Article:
When I got to my neighbors to grab Sydney I felt that pit in my stomach return. My poor baby was going to need stitches and this was not going to be fun. The emergency room happens to be super close to our home and it was the only place open for stitches until 2pm that afternoon so off we went. It wasn’t busy when we entered so after filling out the paperwork, I dialed into my next zoom meeting with Sydney tucked in my arm on the waiting room couch. I hadn’t been in the meeting two minutes when the administrative assistant came up to inquire about an insurance question. No problem, I handled it swiftly and hopped back on the call again. At this point Sydney was getting impatient and starting to run around the ER waiting room so I had to go grab her and bring her back every few minutes. I hopped back on the call a few more times when Sydney started bleeding through her band aid onto my shirt. Then, while bleeding everywhere she announced that she had to go “potty.” I gave up and hung up the zoom call.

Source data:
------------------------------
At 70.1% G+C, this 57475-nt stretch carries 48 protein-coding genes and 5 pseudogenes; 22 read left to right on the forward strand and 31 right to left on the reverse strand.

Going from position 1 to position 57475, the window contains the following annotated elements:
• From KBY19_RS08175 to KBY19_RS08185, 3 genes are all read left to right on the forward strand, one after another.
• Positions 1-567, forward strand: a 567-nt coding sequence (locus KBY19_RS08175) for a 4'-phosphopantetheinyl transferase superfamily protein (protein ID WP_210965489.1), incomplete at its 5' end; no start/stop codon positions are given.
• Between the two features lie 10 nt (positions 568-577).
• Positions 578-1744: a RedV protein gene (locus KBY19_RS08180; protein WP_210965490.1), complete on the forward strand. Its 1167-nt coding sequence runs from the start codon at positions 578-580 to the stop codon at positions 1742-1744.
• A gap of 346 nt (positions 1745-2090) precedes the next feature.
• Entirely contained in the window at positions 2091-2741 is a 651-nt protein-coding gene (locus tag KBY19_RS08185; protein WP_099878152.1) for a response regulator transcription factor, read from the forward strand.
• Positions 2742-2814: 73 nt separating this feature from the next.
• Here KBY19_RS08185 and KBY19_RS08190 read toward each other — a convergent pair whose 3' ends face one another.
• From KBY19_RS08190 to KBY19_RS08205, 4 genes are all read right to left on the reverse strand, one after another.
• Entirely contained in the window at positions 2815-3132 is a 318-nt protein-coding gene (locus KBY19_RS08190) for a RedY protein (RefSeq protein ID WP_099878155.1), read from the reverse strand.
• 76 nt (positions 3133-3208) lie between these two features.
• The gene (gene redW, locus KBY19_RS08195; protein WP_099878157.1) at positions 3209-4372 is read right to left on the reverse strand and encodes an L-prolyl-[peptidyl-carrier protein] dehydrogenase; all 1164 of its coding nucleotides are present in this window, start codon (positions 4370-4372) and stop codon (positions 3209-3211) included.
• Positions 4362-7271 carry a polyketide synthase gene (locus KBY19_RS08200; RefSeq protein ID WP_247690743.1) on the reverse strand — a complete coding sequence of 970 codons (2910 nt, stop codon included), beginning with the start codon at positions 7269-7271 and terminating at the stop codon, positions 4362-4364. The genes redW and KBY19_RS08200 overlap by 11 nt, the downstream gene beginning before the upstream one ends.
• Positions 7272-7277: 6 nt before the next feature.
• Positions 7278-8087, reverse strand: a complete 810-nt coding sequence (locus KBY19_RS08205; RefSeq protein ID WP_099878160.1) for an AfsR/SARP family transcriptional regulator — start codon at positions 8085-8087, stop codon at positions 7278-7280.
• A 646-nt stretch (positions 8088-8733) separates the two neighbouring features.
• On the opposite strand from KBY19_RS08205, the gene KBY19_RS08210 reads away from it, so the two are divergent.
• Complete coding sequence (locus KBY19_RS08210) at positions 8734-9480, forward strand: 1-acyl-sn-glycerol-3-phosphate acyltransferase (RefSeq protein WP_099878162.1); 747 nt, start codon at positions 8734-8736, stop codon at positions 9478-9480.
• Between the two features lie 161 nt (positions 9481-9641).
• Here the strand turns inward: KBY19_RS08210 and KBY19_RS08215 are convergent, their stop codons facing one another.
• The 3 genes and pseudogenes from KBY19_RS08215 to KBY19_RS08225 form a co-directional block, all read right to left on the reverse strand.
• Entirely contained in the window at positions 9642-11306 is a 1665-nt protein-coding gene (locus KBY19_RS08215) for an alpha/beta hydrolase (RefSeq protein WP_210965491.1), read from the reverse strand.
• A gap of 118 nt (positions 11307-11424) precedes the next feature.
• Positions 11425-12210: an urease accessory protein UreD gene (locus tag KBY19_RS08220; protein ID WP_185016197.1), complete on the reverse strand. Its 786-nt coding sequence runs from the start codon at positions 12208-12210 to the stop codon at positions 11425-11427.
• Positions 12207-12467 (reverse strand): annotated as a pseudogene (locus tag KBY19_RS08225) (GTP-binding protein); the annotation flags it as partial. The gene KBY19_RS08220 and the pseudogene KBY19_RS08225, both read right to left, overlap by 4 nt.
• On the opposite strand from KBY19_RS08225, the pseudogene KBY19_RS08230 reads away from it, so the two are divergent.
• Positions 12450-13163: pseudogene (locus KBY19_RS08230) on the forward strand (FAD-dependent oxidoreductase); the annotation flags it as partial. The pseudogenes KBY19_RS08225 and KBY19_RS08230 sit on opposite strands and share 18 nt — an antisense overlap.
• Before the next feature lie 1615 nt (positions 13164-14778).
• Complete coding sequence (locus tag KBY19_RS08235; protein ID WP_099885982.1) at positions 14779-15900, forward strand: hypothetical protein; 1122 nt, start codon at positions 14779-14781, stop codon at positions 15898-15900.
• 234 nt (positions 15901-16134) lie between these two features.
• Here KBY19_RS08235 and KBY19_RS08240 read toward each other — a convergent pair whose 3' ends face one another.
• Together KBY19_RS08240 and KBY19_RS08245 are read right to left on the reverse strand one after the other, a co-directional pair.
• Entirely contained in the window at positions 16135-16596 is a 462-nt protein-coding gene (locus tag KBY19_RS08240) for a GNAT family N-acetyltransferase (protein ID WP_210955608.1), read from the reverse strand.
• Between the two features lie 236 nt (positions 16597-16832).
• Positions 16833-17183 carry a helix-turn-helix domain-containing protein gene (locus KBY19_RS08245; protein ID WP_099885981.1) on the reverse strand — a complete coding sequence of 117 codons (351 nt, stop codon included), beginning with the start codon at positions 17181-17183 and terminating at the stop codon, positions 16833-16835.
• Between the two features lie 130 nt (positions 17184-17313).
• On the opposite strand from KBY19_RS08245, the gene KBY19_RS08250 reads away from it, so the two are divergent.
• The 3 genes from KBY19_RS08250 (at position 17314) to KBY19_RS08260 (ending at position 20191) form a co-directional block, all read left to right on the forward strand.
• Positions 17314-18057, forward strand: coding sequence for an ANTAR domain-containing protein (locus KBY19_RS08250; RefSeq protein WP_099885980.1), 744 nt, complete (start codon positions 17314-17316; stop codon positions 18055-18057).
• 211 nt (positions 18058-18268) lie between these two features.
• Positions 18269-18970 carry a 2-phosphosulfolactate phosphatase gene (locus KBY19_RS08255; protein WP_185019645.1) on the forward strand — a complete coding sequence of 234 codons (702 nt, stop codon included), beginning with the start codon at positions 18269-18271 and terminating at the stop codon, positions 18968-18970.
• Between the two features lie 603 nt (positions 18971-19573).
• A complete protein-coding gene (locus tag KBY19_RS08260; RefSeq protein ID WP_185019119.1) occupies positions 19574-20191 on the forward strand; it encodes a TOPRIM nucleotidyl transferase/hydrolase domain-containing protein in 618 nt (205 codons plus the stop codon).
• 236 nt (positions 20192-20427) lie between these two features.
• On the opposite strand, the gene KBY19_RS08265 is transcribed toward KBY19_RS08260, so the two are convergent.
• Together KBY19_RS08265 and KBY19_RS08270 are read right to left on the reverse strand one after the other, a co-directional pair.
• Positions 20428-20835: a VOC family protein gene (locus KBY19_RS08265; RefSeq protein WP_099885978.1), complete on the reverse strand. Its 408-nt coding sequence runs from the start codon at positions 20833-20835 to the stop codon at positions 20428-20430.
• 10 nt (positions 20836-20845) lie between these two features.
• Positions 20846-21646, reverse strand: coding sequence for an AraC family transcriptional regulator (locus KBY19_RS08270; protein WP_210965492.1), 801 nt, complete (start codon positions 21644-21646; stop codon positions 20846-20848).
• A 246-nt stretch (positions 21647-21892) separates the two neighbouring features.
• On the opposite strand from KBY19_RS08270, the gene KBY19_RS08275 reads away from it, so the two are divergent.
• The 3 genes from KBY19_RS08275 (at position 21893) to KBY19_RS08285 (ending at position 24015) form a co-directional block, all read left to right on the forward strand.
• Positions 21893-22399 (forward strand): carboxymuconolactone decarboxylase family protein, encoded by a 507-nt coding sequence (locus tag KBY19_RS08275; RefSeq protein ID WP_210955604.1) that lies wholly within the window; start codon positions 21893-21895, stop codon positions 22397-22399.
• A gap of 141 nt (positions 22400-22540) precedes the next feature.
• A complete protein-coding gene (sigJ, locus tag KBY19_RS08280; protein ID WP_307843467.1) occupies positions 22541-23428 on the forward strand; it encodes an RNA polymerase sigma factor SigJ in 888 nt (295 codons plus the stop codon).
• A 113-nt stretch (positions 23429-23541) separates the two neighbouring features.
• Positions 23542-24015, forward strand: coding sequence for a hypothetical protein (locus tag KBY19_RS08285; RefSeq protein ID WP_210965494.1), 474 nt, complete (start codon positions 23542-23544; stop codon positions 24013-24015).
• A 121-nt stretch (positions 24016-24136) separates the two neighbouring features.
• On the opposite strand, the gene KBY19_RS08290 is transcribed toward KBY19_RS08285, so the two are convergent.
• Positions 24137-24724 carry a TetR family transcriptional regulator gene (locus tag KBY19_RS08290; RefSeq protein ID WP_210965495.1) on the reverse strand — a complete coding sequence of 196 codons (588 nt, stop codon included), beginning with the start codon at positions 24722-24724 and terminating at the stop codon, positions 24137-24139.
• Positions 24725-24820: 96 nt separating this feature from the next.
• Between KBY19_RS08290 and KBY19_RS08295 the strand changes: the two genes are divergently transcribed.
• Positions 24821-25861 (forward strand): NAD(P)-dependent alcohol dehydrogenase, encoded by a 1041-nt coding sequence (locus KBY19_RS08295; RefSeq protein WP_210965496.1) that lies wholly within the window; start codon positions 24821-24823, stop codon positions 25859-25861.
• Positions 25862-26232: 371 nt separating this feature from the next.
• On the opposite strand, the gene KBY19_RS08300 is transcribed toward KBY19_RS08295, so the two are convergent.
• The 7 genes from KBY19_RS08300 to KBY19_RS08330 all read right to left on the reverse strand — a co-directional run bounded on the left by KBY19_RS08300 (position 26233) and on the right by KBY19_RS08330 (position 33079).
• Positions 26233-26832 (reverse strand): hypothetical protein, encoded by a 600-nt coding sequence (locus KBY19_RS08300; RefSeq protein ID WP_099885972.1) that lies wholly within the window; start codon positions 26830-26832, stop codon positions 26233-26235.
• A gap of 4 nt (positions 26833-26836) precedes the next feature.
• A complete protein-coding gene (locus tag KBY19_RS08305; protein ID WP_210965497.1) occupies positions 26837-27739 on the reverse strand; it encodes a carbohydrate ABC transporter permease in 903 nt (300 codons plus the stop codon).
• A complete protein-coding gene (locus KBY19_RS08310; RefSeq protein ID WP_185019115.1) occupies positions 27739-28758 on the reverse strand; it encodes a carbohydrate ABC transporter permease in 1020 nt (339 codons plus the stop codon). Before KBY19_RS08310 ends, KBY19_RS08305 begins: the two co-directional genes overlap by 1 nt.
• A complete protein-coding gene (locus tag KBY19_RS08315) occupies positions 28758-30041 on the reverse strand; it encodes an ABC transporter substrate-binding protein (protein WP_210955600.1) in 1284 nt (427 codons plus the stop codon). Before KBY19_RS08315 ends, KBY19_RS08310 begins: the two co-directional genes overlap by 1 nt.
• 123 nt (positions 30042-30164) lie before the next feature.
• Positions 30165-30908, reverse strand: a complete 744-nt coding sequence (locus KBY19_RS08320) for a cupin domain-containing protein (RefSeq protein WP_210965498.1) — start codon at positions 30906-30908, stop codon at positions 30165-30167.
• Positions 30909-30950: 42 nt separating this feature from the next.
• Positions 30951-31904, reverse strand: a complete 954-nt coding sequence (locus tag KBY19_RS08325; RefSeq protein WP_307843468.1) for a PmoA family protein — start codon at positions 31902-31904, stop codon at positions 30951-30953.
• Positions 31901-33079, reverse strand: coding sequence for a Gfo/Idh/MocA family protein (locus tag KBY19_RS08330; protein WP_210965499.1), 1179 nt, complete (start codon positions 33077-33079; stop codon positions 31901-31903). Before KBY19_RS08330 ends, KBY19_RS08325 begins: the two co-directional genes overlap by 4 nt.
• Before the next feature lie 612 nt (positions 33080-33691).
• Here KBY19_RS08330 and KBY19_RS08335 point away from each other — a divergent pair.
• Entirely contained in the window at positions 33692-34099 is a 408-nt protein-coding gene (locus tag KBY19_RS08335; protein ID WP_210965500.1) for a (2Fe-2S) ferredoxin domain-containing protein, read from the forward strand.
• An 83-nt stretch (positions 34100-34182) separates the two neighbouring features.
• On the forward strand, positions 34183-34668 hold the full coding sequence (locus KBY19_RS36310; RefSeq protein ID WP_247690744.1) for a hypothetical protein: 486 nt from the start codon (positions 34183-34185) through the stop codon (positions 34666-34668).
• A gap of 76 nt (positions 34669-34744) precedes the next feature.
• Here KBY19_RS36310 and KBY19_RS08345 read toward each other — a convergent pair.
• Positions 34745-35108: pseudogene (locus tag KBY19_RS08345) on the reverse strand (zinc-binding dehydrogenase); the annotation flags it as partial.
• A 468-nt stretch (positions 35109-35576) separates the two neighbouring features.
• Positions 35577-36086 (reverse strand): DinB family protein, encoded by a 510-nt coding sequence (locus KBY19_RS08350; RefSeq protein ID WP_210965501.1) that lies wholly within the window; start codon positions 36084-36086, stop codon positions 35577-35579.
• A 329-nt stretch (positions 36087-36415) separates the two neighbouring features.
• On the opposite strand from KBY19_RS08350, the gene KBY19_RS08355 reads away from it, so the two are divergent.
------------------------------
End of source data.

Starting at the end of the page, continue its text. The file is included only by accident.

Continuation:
We headed back to the ER shortly after that and spend 4.5 hours in the hospital. The staff was incredible but we waited a long time between various visits. When she was finally numb enough the doctor came into to give her the stitches and let me just say this, the procedure of getting stitches by your eye is horrible. I think everyone was traumatized by the end with me being the worst. I attempted to call into one more meeting while we were waiting for the numbing cream to take effect. but it was no use. Sydney was in pain and uncomfortable – she needed her mom. Work could wait, I needed to be there for my daughter.
I learned a tough lesson that day. I kept beating myself up trying to make my meetings happens and show everyone that I was still working hard when what I needed to do was focus on my baby girl. At that moment, I turned my attention fully to Sydney and held her close for the rest of the time we were there. Sydney was so scared but we got through it and 4 stitches, a popsicle, promises to watch Frozen, and a million stickers later we headed home. I didn’t make a single meeting. I have no idea what happened at work that day and I had 48 unopened emails when I got home, but my little girl was loved and taken care of and that’s what mattered.